Being granted asylum in the U.S. requires that a person demonstrate that he or she has been, or expects to be, persecuted in their home country and that persecution is due to one of these five reasons: race, religion, nationality, membership in a particular social group, political opinion. Former Attorney General Sessions took the position that these conditions refer to actions by governments. If extended beyond governments, and beyond the five categories, we could have an even more dire situation than now.

As for illegal immigrants being allowed to apply for asylum, given the overwhelming flow across the Southern border, allowing it is unmanageable and does not pass the common-sense test. Both of these are matters that Congress should address, but they won’t touch them. They leave it to the president and then complain about what he does in response to these situations that threaten our national security.

A report by the Federation for American Immigration Reform titled “The Fiscal Burden of Illegal Immigration on United States Taxpayers” (2017) estimates that, after adjustments for taxes paid, illegal immigrants cost the federal government and state governments $115.9 billion annually. Paying $5.7 billion, even $25 billion, appears to be a reasonable investment to reduce that annual expense.

Democrats repeatedly say walls do not work. The Border Patrol says, and has demonstrated, that walls work. Further, research these walls that work: Israel- West Bank; Morocco-Algeria; Cyprus; India-Pakistan; Turkey-Syria. These walls work.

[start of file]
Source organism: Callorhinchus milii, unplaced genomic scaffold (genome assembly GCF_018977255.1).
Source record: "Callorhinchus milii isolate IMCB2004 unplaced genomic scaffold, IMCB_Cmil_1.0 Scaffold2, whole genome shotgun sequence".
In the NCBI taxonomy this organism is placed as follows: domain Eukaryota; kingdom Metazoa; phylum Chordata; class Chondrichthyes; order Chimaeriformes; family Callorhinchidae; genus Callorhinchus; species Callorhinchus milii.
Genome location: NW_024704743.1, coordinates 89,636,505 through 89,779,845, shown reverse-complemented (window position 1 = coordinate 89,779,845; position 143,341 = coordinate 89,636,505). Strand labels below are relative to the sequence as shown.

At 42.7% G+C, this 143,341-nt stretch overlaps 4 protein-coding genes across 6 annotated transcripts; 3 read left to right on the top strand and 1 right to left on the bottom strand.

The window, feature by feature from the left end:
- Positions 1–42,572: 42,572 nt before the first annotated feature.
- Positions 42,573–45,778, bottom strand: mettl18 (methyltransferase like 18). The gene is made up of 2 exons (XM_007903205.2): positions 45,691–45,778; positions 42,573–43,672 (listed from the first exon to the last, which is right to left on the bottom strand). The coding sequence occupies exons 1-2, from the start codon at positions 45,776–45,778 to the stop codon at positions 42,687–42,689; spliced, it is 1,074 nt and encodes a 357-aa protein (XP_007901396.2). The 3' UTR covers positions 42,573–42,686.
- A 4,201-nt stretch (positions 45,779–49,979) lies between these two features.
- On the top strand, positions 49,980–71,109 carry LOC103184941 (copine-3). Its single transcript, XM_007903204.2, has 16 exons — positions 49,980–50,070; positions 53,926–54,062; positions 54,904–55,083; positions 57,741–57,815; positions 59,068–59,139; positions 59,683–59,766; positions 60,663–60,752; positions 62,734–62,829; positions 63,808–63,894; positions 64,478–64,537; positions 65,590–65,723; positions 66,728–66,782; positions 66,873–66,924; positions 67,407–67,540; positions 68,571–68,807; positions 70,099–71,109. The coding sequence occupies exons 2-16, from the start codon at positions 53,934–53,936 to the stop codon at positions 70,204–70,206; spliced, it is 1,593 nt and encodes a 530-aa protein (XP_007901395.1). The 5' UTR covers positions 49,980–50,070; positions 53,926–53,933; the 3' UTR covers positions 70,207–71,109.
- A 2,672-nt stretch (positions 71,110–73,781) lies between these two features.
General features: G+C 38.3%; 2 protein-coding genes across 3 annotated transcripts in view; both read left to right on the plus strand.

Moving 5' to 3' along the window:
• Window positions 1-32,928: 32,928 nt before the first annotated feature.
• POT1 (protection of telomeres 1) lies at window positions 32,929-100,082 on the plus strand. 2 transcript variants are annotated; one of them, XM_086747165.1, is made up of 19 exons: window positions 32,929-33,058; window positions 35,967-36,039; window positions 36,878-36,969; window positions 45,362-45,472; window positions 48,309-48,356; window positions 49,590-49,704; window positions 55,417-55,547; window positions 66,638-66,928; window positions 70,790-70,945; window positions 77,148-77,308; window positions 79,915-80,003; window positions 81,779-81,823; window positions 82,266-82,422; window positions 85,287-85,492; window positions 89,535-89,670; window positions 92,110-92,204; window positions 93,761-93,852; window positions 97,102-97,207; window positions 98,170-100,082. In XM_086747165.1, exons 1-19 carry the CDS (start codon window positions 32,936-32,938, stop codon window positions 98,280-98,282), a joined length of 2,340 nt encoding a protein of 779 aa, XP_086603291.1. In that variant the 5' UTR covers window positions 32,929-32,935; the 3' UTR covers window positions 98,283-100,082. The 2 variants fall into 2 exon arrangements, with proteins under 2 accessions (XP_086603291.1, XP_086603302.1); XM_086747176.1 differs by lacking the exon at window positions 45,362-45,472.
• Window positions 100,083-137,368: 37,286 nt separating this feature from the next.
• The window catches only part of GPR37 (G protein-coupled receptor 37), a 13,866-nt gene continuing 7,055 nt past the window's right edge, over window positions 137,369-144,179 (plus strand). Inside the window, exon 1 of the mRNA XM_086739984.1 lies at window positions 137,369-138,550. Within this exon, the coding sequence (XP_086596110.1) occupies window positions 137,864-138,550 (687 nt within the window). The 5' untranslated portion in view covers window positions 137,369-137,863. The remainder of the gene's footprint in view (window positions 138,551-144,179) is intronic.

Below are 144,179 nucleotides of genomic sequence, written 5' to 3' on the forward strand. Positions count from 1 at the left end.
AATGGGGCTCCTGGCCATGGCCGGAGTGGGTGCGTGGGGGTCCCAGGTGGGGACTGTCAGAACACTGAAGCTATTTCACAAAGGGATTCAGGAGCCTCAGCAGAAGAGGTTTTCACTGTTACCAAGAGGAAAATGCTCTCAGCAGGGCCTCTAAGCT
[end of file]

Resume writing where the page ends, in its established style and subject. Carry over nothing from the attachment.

I could go on to address the negative impact of illegal immigration on employment for American citizens; the horrendous human consequence of illegal drugs that come across the Southern border; the additional crime that happens in our country; abuse of the asylum process. The list goes on.

Simply considering what is presented here makes it crystal-clear that Congress is an abysmal failure, and has been for years, with regard to addressing illegal immigration. Sadly, this is just one example among many that shows this institution to be nearing a state of uselessness, if not a danger, to the very survival of America. This condition should not be a surprise where bullies and wimps dramatically outnumber people of reason and courage.